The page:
17 Nov 2010

PSA strain i/d no longer priority - MAF

6:53 am on 17 November 2010

The Ministry of Agriculture says finding out what strain of PSA is infecting kiwifruit orchards in Bay of Plenty is no longer a high priority.

There's been concern that the vine disease here could be as virulent as the one that has ravaged vines in Italy, and MAF and the kiwifruit industry have said that finding out what strain it is was pivitol in their response to the outbreak.

MAF's response manager, David Yard, says determining the strain of PSA is no longer a priority, as he says it is more important knowing how widespread the disease is and how it reacts in the New Zealand environment.

He says "the critical thing is the organism itself."

The exact strain won't be known for another couple of weeks.

Wild vines

The Royal Forest & Bird Protection Society of New Zealand says wild kiwifruit vines around Te Puke could be spreading the vine disease.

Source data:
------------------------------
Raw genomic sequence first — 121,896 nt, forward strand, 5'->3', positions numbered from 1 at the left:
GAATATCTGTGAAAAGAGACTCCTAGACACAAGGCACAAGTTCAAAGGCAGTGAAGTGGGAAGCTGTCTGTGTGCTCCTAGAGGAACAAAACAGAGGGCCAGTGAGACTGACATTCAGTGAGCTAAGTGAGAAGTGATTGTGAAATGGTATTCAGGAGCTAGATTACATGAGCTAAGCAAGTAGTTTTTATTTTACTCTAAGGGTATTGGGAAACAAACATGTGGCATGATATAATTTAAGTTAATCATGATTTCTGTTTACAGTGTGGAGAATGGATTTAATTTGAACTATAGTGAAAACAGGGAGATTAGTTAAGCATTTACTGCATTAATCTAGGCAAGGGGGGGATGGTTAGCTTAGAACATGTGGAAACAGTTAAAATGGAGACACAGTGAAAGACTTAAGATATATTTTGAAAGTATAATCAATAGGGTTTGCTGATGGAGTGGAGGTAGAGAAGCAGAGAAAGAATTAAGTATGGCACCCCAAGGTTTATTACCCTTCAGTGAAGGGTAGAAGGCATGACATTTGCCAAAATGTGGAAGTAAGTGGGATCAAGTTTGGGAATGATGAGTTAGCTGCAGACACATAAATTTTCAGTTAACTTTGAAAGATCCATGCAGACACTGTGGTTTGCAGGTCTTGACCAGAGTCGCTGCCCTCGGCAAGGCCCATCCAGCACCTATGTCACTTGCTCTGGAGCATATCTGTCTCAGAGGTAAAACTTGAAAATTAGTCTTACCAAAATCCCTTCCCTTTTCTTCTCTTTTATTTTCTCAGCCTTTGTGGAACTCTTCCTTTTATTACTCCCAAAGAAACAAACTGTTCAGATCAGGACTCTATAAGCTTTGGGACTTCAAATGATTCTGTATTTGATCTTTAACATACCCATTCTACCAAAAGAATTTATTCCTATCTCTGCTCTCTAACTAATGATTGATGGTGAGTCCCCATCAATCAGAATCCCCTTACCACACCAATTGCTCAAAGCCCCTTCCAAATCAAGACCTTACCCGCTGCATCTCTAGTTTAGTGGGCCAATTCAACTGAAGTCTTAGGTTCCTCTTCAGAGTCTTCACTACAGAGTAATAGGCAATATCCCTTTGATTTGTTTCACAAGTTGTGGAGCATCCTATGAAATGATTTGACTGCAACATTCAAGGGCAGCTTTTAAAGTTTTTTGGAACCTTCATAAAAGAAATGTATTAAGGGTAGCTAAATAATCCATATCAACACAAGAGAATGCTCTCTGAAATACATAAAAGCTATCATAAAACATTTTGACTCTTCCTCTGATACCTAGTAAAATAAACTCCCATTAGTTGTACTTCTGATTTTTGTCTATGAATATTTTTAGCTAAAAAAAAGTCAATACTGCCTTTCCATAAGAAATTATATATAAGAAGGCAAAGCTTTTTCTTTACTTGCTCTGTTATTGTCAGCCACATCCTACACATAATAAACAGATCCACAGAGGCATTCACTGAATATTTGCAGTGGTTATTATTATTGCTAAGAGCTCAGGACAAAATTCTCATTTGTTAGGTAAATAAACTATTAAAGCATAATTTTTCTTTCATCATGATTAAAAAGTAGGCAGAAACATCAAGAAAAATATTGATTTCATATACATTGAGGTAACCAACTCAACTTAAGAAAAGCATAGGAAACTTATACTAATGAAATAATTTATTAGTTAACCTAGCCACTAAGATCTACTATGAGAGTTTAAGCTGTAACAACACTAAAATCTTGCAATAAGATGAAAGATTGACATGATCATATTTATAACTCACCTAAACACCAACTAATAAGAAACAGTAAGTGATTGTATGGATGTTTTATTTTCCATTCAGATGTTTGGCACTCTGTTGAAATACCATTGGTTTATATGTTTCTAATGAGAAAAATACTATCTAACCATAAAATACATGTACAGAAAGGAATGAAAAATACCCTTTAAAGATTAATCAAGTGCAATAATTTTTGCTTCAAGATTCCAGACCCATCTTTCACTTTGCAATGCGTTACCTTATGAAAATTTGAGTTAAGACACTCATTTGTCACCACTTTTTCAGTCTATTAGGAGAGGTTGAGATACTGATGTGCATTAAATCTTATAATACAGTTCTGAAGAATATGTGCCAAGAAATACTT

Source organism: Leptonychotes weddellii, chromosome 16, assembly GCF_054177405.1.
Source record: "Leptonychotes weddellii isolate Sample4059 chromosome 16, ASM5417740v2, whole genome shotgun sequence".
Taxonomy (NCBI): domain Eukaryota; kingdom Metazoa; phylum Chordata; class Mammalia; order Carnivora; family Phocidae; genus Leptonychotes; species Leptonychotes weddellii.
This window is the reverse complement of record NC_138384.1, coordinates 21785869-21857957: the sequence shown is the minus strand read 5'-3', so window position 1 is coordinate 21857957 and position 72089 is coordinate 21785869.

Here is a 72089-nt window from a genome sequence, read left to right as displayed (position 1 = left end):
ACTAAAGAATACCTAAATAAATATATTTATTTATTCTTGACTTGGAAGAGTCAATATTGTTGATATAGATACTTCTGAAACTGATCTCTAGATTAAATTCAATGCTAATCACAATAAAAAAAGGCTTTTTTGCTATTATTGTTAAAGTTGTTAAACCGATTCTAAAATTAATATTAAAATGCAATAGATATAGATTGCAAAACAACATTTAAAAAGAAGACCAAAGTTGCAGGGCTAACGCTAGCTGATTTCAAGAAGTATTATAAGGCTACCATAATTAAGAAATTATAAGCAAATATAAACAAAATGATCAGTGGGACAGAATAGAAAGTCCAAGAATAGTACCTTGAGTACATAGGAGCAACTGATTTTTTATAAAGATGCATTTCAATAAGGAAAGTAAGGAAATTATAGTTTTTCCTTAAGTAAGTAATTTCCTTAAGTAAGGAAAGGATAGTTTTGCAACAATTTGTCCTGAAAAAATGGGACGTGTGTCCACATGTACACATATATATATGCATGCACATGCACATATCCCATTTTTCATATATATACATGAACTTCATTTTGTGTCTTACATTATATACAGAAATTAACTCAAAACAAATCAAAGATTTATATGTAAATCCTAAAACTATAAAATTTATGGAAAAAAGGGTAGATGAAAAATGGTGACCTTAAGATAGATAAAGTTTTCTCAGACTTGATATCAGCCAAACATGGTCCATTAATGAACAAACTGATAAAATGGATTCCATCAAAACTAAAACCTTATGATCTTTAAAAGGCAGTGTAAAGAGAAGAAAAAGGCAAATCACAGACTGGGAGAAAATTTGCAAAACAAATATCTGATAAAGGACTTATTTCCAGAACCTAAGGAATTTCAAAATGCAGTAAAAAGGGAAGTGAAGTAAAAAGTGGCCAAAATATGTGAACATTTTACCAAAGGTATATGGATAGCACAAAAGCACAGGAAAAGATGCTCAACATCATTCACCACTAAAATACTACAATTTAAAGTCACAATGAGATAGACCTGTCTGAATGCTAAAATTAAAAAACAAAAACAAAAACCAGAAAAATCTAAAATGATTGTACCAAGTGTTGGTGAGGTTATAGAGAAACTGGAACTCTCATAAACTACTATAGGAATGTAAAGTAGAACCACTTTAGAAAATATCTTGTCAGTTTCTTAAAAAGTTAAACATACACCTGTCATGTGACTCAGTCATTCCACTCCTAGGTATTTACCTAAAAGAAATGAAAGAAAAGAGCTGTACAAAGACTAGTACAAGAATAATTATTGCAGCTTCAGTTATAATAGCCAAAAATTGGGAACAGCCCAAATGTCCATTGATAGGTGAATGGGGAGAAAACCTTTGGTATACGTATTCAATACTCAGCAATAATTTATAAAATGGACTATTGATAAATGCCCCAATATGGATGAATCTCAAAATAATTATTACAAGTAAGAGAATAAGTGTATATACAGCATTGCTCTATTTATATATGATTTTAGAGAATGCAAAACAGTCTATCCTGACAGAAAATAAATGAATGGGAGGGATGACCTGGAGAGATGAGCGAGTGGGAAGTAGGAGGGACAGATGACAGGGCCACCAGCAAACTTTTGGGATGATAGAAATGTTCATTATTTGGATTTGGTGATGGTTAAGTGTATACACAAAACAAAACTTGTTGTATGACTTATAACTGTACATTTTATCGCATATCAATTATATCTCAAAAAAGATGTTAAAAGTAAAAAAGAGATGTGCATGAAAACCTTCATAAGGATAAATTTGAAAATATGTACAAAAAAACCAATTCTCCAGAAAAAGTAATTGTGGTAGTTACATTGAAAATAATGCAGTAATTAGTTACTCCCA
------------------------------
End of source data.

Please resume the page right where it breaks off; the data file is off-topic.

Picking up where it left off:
Its Kaimai ranges campaign chairman Peter Maddison says wild vines are growing out of control down the gullies surrounding orchards at Te Puke and could be carrying the disease.

Dr Maddison says he has written to MAF Biosecurity and the Bay of Plenty Regional Council urging an immediate eradication programme.

He says the authorities have been concentrating on the kiwifruit orchards, but the wild vines could be important because they could recolonise the disease into orchards cleared of the infection.